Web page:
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We already know that MHRA does not have a procedure for following up Yellow Card reports, even just the fatal and serious ones or those involving children or pregnancy. Nor does it know how many it has actually followed up to obtain any missing information one would think was critical to investigating reported deaths and serious side-effects of medicines – information like the age of the subject, his or her medical records, time between administration and death or injury, medicine batch data and so on, which are missing from many Yellow Card reports. No, it has no idea.
But even if it doesn’t investigate individual Yellow Card reports, at least it reassured me in 2022 that “the MHRA carefully evaluates reports of serious suspected side-effects as soon as they are received to consider whether the medicine or vaccine may have caused the event, or whether the event was likely to be purely coincidental”. It’s not ideal to be assessing causation without some key information, but it’s better than nothing. Or is it ?
Imagine my surprise when I recently discovered that even that reassurance is hollow. The MHRA just admitted that it doesn’t have a process for assessing causation (consisting of things like: who does the assessment, what medical qualifications he or she must have, his or her seniority, does anyone have to sign it off, what data are required, what categories of probability to use, what to do with the assessment etc.) Worse still, it doesn’t hold any information about how many Covid vaccine Yellow Cards it has assessed for possible causation.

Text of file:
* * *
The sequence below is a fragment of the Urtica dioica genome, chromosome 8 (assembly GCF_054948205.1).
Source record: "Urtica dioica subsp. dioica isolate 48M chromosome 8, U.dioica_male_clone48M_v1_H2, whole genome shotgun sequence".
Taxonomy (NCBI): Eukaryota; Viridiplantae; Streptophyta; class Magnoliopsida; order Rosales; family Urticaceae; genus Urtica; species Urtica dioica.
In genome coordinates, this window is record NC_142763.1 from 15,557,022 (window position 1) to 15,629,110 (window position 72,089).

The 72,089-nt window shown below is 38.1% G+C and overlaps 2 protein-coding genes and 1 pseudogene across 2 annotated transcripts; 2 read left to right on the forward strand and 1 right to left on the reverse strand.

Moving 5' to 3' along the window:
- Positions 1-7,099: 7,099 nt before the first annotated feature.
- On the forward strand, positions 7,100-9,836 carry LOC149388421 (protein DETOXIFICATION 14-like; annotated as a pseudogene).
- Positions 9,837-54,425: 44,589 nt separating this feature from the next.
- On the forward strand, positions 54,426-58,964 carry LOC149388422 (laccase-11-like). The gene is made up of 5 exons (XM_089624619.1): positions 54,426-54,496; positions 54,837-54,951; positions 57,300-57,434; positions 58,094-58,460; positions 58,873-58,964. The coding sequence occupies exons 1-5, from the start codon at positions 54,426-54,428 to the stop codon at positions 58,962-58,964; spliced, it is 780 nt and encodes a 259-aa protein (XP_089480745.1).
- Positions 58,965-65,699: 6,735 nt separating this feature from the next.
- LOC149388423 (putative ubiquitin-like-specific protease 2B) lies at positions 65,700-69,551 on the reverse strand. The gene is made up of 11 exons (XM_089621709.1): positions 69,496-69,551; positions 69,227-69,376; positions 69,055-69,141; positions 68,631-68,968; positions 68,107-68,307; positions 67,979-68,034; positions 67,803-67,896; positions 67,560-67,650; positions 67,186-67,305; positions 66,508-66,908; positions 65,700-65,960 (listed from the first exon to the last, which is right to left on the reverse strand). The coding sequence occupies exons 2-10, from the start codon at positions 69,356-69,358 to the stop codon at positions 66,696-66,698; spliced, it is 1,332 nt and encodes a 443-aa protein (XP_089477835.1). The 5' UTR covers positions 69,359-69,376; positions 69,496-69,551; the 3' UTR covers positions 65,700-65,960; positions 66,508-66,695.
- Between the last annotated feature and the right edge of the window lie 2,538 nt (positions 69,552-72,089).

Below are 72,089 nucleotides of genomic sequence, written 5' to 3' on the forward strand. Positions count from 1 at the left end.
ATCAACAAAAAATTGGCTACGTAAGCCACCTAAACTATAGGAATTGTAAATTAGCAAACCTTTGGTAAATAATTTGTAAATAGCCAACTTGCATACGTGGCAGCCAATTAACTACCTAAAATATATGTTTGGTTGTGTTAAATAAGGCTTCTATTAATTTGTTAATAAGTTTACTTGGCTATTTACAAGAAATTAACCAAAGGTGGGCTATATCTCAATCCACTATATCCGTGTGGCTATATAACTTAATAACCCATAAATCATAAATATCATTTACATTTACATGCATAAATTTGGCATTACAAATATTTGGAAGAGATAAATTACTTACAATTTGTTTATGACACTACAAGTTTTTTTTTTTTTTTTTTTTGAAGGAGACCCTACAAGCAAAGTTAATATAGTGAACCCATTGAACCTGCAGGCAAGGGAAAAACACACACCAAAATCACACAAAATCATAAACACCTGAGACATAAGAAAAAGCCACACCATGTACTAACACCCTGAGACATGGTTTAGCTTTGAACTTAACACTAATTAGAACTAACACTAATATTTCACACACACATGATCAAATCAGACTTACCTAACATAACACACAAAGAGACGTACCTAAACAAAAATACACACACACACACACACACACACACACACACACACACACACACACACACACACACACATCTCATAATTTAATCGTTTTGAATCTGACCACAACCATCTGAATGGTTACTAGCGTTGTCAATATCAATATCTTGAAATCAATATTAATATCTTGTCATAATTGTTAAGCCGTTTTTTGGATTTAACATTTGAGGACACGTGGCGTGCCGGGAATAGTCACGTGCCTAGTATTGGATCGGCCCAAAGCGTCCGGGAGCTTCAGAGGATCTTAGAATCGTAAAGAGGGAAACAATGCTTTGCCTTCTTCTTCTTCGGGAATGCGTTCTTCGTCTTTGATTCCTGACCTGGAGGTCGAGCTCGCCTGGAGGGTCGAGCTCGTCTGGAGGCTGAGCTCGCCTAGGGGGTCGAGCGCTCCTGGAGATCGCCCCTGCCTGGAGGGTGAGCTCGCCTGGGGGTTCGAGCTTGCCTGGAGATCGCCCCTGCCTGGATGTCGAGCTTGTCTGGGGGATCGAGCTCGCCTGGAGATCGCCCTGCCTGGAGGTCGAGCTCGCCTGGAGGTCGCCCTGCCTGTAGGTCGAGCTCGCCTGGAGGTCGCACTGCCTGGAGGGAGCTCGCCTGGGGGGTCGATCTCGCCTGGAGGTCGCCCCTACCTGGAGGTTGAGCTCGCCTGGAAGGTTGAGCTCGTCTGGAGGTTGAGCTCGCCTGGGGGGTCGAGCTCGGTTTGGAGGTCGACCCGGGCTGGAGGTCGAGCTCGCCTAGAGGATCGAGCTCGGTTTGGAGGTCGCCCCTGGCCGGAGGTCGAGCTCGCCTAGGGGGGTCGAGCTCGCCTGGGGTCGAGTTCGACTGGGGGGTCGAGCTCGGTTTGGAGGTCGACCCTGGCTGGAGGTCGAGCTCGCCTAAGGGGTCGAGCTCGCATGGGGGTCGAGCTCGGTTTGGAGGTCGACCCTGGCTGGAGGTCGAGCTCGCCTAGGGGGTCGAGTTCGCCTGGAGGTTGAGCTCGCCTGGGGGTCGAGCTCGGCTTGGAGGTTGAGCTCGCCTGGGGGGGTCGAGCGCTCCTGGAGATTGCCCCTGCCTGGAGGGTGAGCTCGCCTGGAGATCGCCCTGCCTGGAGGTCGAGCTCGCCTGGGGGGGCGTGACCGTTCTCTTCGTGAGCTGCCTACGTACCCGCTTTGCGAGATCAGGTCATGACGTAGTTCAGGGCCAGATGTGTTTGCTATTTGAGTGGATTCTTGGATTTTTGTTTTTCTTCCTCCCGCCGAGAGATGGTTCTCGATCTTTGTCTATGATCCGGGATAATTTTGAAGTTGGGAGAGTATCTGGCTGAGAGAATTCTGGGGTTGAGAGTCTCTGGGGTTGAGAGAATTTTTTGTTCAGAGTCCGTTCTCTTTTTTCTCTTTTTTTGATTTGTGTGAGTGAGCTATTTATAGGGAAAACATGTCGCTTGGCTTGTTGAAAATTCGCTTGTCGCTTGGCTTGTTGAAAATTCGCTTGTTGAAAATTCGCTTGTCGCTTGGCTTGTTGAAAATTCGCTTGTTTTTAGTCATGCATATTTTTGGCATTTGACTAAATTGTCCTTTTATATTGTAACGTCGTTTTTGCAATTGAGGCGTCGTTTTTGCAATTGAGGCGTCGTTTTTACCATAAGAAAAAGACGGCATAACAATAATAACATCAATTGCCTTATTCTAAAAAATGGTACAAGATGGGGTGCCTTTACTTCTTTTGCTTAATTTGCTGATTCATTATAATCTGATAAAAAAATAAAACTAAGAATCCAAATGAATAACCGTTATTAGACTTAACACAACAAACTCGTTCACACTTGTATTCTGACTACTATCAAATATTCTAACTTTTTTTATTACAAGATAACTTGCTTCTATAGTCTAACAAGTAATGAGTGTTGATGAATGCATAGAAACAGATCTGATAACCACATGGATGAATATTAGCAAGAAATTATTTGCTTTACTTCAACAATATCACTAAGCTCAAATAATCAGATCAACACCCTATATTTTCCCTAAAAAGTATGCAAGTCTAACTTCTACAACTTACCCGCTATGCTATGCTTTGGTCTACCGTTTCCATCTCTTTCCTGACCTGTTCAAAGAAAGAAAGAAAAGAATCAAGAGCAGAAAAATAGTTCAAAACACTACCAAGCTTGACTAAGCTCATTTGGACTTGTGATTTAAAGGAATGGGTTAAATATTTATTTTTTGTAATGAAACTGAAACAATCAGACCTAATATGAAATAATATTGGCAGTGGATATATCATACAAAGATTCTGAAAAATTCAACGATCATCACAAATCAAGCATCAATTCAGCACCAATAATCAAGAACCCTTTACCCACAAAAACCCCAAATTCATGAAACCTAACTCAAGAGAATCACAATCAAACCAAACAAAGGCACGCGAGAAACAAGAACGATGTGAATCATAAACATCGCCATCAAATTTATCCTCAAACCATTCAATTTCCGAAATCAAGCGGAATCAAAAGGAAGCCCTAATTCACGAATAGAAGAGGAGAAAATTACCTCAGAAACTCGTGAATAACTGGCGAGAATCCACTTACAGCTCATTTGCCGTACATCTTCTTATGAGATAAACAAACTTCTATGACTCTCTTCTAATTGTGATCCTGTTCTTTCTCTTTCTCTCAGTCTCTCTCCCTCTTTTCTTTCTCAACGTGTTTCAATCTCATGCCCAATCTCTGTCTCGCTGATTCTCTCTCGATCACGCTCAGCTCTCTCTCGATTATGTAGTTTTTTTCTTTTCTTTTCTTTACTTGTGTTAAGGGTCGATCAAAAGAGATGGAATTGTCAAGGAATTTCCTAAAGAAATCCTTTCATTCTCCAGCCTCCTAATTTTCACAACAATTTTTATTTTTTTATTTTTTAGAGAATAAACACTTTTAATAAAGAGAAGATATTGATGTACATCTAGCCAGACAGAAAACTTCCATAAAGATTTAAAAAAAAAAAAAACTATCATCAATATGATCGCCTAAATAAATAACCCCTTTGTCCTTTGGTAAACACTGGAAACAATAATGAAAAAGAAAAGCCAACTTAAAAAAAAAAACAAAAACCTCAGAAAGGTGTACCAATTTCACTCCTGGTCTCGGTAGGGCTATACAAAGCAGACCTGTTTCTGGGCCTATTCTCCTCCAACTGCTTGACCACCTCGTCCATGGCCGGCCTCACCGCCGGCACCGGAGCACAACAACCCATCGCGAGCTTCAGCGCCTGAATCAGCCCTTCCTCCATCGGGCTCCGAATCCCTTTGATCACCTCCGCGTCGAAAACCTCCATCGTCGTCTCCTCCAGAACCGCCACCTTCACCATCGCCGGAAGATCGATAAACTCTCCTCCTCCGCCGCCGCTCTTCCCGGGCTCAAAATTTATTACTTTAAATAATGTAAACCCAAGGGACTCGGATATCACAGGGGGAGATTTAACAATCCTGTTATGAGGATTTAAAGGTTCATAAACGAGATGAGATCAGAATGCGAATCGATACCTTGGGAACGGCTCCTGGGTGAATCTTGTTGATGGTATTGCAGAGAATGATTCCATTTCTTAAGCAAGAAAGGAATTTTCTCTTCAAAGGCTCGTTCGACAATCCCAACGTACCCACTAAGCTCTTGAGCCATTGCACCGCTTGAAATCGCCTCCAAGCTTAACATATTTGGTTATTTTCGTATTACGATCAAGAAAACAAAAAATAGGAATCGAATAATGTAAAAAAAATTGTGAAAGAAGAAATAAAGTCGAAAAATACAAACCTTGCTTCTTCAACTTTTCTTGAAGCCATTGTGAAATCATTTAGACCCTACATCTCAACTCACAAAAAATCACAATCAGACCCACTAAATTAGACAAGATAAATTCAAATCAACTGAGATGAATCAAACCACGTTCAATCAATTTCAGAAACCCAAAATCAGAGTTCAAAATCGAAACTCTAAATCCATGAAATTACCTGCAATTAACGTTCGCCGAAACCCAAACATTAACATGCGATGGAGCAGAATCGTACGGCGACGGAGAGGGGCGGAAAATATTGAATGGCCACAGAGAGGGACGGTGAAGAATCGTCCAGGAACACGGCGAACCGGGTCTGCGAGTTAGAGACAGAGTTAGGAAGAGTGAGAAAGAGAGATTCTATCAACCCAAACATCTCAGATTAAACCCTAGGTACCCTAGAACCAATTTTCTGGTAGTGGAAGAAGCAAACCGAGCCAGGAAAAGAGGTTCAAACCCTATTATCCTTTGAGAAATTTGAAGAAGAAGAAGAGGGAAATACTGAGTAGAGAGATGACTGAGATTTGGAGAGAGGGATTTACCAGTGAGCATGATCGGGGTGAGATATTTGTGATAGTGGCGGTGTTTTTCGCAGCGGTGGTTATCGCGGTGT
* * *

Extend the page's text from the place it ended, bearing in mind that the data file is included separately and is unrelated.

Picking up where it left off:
Assuming that it isn’t lying about not holding that information, there are only two possibilities. Either it lied about assessing causation of Yellow Card reports or it doesn’t record the assessment and therefore can’t do anything as a result.
The word ‘negligent’ springs to mind.
Until Nick retired a few years ago, he was a Senior Civil Servant in the Ministry of Defence responsible for the safety and effectiveness of ammunition used by the Armed Forces. He is co-author of the Perseus Group report on U.K. medicines regulator the MHRA.
This article was originally published in The Daily Sceptic and is republished here with permission